Margaret Thatcher’s Funeral: Who Will Be Attending

More than 2,000 people, including all surviving U.S. Presidents as well as representatives of foreign states and figures from the world of entertainment, will fill St. Paul's cathedral next Wednesday for the funeral of Margaret Thatcher.

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Former Prime Minister Margaret Thatcher, pictured at a Conservative Party Conference

More than 2,000 people, including all surviving U.S. Presidents as well as representatives of foreign states and figures from the world of entertainment, will fill St. Paul’s cathedral next Wednesday for the funeral of Margaret Thatcher.

Releasing the guest list for the service, a spokesperson from Number 10 Downing St, the Prime Minister’s office said in a statement:

Those invited include family and friends of Lady Thatcher, those who worked with her over the years, including all surviving members of her cabinets, former chiefs of staff, Conservative associates, peers and MPs, members of the cabinet, peers and MPs, members of the Order of the Garter, members of the Order of Merit, foreign associates and dignitaries and representatives from the wide range of groups she was associated with.

The spokesperson added that some 200 states, territories and international organizations—“those countries and institutions with whom we have normal diplomatic relations”—would be invited to send a representative to the service. The Queen, who last attended the funeral of a British politician in 1965, after the death of wartime Prime Minister Winston Churchill, is already confirmed to be attending along with the Duke of Edinburgh.

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All members of the current Cabinet have been invited, as well as all surviving members of Lady Thatcher’s Cabinets — including Michael Heseltine, Thatcher’s cabinet rival who, by challenging her for the Conservative party leadership in 1990, ousted her from power. Former Prime Minister Tony Blair has already said he will attend. And, despite Thatcher’s vigorous opposition to the European Union, E.U. President Manuel Barroso will also been invited. One notable absence will be Neil Kinnock—leader of the opposition for much of Thatcher’s time in office, and a bitter political rival—who has said he will not attend the service because he is already due to go to a friend’s funeral in Wales on that day.

Other Thatcher contemporaries from her time in office will also be absent. A spokeswoman for Nancy Reagan—who is said to be “heartbroken” at the news of Lady Thatcher’s death—said that she was too unwell to attend and had asked the chairman of the Ronald Reagan Presidential Foundation to represent her, reports the Guardian. Former Soviet leader Mikhail Gorbachev will also not be at the funeral due to poor health.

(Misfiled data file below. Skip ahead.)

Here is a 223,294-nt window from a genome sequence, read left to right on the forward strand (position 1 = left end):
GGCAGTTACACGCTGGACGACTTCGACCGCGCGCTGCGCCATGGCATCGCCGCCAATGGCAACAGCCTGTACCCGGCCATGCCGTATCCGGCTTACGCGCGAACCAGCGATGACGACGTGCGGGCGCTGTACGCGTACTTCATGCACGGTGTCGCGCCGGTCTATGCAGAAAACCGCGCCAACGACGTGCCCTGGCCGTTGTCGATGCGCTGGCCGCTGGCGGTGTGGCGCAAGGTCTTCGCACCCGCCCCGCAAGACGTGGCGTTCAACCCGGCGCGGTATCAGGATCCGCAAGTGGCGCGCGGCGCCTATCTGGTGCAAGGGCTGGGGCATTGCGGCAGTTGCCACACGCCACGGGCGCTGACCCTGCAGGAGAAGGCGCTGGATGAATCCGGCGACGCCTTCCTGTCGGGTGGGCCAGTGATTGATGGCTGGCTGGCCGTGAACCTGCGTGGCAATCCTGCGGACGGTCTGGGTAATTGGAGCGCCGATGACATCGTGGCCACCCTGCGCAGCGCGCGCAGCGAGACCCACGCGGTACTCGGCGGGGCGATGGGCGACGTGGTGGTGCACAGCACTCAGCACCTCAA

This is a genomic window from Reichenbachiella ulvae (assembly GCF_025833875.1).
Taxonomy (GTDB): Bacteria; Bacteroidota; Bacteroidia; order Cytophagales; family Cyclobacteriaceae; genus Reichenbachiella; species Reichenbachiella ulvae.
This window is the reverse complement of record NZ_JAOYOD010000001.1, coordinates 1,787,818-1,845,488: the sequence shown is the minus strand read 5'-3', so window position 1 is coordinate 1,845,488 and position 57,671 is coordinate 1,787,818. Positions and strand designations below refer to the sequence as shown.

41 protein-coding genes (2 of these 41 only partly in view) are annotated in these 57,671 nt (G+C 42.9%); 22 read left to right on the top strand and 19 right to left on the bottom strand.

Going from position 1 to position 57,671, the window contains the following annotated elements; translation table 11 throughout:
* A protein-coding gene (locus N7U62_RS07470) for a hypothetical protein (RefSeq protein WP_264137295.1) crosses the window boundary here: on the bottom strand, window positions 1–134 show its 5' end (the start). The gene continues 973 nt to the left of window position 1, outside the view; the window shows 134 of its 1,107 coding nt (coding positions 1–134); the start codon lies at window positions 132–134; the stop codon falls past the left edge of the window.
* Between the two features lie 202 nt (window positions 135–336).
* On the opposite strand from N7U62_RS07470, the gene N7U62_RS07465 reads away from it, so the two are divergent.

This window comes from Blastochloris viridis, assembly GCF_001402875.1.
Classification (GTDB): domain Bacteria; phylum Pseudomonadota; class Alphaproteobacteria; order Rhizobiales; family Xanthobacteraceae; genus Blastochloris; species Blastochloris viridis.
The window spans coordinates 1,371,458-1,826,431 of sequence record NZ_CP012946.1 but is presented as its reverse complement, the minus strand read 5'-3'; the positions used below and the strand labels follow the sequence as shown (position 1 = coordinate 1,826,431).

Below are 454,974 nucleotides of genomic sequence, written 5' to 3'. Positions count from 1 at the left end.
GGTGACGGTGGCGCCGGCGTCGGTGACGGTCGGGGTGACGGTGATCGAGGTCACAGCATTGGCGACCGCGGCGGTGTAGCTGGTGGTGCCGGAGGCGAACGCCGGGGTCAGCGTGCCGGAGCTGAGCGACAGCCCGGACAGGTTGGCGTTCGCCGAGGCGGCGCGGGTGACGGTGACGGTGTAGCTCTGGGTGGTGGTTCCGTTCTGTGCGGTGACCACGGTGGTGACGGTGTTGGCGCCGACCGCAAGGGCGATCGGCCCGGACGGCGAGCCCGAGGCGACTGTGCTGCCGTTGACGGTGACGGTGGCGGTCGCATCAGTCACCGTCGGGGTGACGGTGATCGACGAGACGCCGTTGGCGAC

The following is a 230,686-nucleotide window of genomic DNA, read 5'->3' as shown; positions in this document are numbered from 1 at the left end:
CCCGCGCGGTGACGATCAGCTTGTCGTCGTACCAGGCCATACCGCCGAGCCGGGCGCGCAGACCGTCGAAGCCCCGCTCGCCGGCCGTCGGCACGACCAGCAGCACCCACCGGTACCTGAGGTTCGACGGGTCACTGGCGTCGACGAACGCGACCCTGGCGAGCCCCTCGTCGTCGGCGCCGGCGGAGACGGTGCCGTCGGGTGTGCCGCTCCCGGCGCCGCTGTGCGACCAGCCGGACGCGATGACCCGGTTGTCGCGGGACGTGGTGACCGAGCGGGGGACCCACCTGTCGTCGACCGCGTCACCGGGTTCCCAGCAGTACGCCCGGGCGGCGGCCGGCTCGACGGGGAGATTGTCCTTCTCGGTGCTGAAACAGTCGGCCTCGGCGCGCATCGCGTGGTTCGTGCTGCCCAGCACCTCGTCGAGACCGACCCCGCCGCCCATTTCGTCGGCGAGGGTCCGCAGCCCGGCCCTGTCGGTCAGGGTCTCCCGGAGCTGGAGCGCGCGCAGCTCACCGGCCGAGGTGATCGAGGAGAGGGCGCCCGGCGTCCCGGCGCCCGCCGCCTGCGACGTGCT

Away from politics, Top Gear presenter Jeremy Clarkson has already confirmed he will be attending, as have Welsh singer Dame Shirley Bassey, best known for recording the theme songs to a number of James Bond movies, and the composer and theater impresario Andrew Lloyd Webber, whose work includes Cats and the Phantom of the Opera. Dynasty actress Joan Collins is also invited.

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Lady Thatcher is to receive “full military honors” – one step down from a full state funeral. More than 700 armed forces personnel will line the route from Westminster to St Paul’s cathedral, including three bands whose drums will be covered in black cloth. A gun salute will be fired from two 105mm guns, used in the Falklands War, from the Tower of London and the coffin will be carried into St Paul’s by service personnel from regiments and ships associated with the Falklands campaign. Prime Minister David Cameron told the BBC that he felt such a ceremony to be justified. “I think people would find us a pretty extraordinary country if we didn’t properly commemorate with dignity, with seriousness, but with also some fanfare … the passing of this extraordinary woman,” he said.

The service is mooted to cost over $15 million — including a huge security operation after concerns that some people may see the funeral as an opportunity to protest the legacy of a prime minister who privatized whole sectors of the state and warred with the country’s unions. Though feted with eulogies in the U.S., Thatcher’s death has revealed a deep-seated antipathy in the U.K. for the premier who embodied a divisive era of British politics. On the day Thatcher died, a number of street parties were held throughout the U.K., some of which turned violent.

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